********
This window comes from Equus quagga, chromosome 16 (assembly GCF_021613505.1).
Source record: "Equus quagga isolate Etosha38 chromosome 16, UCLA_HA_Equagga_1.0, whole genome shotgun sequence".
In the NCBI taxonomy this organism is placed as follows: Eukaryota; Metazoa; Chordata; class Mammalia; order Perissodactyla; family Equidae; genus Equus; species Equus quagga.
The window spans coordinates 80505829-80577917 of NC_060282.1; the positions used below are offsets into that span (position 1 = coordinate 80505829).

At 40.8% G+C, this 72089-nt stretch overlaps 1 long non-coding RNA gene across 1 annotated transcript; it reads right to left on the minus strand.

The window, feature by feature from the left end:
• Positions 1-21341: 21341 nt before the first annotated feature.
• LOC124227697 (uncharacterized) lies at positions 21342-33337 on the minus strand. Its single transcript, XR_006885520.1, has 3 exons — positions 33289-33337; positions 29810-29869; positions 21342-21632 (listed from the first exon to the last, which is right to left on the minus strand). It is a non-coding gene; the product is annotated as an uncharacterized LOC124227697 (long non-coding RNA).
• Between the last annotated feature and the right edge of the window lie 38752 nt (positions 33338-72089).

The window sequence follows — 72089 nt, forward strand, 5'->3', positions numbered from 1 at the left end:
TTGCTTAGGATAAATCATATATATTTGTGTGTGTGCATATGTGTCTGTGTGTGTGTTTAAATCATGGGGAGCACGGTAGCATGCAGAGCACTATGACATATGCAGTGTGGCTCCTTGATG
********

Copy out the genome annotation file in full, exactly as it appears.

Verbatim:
This window comes from Equus quagga, chromosome 16 (assembly GCF_021613505.1).
Source record: "Equus quagga isolate Etosha38 chromosome 16, UCLA_HA_Equagga_1.0, whole genome shotgun sequence".
In the NCBI taxonomy this organism is placed as follows: Eukaryota; Metazoa; Chordata; class Mammalia; order Perissodactyla; family Equidae; genus Equus; species Equus quagga.
The window spans coordinates 80505829-80577917 of NC_060282.1; the positions used below are offsets into that span (position 1 = coordinate 80505829).

At 40.8% G+C, this 72089-nt stretch overlaps 1 long non-coding RNA gene across 1 annotated transcript; it reads right to left on the minus strand.

The window, feature by feature from the left end:
• Positions 1-21341: 21341 nt before the first annotated feature.
• LOC124227697 (uncharacterized) lies at positions 21342-33337 on the minus strand. Its single transcript, XR_006885520.1, has 3 exons — positions 33289-33337; positions 29810-29869; positions 21342-21632 (listed from the first exon to the last, which is right to left on the minus strand). It is a non-coding gene; the product is annotated as an uncharacterized LOC124227697 (long non-coding RNA).
• Between the last annotated feature and the right edge of the window lie 38752 nt (positions 33338-72089).

The window sequence follows — 72089 nt, forward strand, 5'->3', positions numbered from 1 at the left end:
TTGCTTAGGATAAATCATATATATTTGTGTGTGTGCATATGTGTCTGTGTGTGTGTTTAAATCATGGGGAGCACGGTAGCATGCAGAGCACTATGACATATGCAGTGTGGCTCCTTGATG